All Things Considered
All Things Considered
Friday, May 1, 2009

Minnesota Public Radio Stories

  • Flu cases prompt increase in clinic visits
    The news of a confirmed case of H1N1 flu in Cold Spring, and a second probable case in Isanti County has prompted an increase in visits to health care facilities in those areas.5:20 p.m.
  • Professor Sam BaidooFlu virus a threat to pork producers, too
    While there are no known cases of the H1N1 flu virus being transmitted from pigs to people, the pork industry is worried about the reverse. And they're taking extra steps to protect pigs.5:23 p.m.
  • Casino constructionDespite down economy, Red Lake bets on new casino
    Despite the economic downturn and a time when the gambling industry may see less profits, the Red Lake band is building another new casino just north of Bemidji.5:50 p.m.
  • MayDay Parade prepMay Day puppet parade and festival celebrates 35 years
    For the 35th year in a row, giant puppets will parade through the streets of south Minneapolis to celebrate the end of winter. Minnesota Public Radio's Suzanne Pekow visited the puppet workshop to see what parade participants were creating and find out what the event means to the community after 35 years.5:54 p.m.

National Public Radio Stories

  • Week In Politics Examined
    This week, ailing automaker Chrysler declared bankruptcy, Supreme Court Justice David Souter said he was stepping down and Sen. Arlen Specter switched from the GOP to the Democratic Party. E.J. Dionne of the Washington Post and Brookings Institution and David Brooks of The New York Times discuss the week in politics.
  • Obama Faces Challenges On Budget Vows
    During his campaign, candidate Obama promised to get the federal budget under control, but the economy went into a tailspin. Now, he is trying to find symbolic savings. But his pledges of greater fiscal responsibility have been overpowered by attempts to shore up the economy.
  • Despite Dangers, Afghan Girls Determined To Learn
    Public education is among the many casualties of the war in Afghanistan, and those most affected are Afghan girls. But despite the threat of attacks by militants wielding acid or worse, many girls are refusing to give up their education, with some attending secret, in-home classes.
  • Letters: State Rock Songs, Chrysler
    Stories on state rock songs and the automaker Chrysler jogged some pleasant memories for at least two listeners. Robert Siegel reads their letters.
  • CDC: Swine Flu Lacks Deadly Genes
    The Centers for Disease Control and Prevention said Friday the swine flu virus appears to be about as contagious as the average seasonal flu. In examining the virus, it also did not find the genes they think made the infamous 1918 flu so deadly. Dr. Sylvie Briand, acting director of the Global Influenza Program for the World Health Organization, offers her insight.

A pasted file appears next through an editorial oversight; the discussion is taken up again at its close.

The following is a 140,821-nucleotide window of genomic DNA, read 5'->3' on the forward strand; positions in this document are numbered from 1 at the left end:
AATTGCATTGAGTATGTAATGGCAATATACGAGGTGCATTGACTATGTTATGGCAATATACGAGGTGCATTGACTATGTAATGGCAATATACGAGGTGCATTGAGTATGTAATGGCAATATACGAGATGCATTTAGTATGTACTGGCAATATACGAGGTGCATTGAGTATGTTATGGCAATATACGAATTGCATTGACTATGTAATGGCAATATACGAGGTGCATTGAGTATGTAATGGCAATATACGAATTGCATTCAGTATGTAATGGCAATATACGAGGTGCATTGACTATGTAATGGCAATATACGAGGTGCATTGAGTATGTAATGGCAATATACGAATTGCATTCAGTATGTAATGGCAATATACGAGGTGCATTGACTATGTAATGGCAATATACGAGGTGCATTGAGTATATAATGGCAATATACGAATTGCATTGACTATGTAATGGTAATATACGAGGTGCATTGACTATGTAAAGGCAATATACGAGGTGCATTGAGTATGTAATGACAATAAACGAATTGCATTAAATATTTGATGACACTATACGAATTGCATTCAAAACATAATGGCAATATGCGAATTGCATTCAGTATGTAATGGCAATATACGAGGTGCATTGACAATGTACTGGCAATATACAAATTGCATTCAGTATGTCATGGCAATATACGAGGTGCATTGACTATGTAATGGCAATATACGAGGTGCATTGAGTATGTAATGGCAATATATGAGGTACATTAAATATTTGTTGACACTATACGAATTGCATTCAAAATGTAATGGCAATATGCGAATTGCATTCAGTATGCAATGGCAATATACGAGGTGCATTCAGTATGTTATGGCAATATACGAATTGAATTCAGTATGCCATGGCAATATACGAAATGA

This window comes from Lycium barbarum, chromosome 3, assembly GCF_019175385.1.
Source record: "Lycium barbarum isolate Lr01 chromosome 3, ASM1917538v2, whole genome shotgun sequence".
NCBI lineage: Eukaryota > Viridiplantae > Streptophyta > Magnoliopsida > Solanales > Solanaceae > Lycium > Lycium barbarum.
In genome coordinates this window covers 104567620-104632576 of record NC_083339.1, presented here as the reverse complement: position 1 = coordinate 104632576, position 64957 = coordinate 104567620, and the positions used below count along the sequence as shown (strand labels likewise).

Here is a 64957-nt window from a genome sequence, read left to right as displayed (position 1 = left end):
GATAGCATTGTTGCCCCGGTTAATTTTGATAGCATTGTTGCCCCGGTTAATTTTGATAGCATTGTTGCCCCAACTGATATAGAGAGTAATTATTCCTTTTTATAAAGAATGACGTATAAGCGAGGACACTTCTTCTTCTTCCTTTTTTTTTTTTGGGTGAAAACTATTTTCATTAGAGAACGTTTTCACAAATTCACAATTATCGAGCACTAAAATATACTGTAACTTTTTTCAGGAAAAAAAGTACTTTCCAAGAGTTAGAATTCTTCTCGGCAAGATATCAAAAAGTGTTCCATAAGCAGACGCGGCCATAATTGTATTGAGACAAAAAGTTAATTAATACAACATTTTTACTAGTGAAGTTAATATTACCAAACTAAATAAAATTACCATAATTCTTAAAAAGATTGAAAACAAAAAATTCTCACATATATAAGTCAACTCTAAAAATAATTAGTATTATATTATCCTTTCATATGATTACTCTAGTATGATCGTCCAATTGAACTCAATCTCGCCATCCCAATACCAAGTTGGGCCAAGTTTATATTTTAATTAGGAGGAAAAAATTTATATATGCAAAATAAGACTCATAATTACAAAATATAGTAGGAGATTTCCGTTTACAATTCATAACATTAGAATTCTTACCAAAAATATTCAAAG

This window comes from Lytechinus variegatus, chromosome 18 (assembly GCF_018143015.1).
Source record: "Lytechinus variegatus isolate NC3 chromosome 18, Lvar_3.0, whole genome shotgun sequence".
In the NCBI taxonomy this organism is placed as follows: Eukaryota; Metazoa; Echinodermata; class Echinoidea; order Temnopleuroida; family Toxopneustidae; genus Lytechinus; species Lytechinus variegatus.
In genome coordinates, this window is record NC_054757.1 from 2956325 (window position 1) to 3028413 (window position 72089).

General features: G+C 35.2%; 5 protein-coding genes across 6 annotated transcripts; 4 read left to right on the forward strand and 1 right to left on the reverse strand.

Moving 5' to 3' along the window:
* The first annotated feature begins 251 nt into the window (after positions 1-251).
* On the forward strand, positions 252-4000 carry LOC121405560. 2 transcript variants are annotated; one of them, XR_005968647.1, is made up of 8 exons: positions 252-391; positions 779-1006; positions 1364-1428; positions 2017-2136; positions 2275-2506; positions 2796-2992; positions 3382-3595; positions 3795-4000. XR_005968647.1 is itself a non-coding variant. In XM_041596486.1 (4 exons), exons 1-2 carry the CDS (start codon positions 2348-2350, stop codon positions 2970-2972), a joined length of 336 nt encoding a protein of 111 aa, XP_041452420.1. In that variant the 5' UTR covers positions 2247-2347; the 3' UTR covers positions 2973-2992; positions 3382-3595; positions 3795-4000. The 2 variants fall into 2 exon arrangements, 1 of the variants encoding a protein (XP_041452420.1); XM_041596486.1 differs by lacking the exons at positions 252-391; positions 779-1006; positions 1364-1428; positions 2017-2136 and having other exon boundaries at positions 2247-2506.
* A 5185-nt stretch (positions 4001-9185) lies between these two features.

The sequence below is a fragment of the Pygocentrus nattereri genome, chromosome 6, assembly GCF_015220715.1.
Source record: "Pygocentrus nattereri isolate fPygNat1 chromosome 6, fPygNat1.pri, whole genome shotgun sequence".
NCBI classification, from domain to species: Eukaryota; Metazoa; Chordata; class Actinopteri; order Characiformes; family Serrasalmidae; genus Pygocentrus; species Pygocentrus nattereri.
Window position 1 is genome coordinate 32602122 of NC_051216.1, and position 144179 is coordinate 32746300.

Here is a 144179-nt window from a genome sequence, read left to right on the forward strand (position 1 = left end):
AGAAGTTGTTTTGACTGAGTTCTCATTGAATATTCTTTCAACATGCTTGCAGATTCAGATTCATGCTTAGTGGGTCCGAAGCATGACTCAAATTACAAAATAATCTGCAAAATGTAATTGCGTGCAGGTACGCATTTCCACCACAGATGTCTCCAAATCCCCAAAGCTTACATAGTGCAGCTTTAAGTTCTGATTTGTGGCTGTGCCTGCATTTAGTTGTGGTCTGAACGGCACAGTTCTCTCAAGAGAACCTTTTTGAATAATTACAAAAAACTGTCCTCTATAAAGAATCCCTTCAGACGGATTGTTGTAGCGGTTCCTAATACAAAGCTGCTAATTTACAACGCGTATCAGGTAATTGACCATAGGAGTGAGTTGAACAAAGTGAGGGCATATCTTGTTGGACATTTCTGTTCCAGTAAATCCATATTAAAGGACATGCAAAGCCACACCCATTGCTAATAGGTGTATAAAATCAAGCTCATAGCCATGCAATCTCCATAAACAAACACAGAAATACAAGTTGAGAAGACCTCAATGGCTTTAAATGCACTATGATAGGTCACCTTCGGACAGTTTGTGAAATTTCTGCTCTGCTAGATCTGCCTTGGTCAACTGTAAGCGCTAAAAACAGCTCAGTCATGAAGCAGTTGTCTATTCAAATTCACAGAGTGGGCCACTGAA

• New Grid May Be Needed, But So Is Smarter Use
    Plans are under way to beef up the nation's electricity transmission grid. At the same time, conservationists are trying to reduce the vast amount of power wasted in homes and offices. If we used energy more efficiently, would we need to spend billions of dollars on a new grid?
  • Africa Study Could Aid In Genetic Diseases
    New research suggests how Africa's modern-day populations evolved from 14 ancestral populations. With genetic information from more than 3,000 people across Africa, scientists are unraveling the history of modern humans, where our first direct ancestors emerged, how they moved out of Africa and where they went.
  • 'Wolverine': Look Out, It's The Beastly Boys
    Hugh Jackman is back as the edgy Logan, aka Wolverine, in a fast, loud origin-myth of a movie designed to cash in on the fanboy fervor that greeted the three X-Men films. Critic Bob Mondello weighs in.
  • Historic NYC Sheet Music Store To Close
    In two weeks, the Joseph Patelson Music House, neighbor to Carnegie Hall in Manhattan, will close its doors after six decades in the business of selling sheet music. From the most accomplished conductors and soloists to young music students, they've all shopped for music and guidance at Patelson's.
  • Impact Of Souter Retirement Examined
    Supreme Court Justice David Souter has told President Obama he intends to retire at the end of the current term, which will come next month. Souter has been on the bench for 19 years and become a mainstay of the court's liberal wing. That was not what President George H. W. Bush expected when he appointed him in 1990.

Program Archive
May 2009
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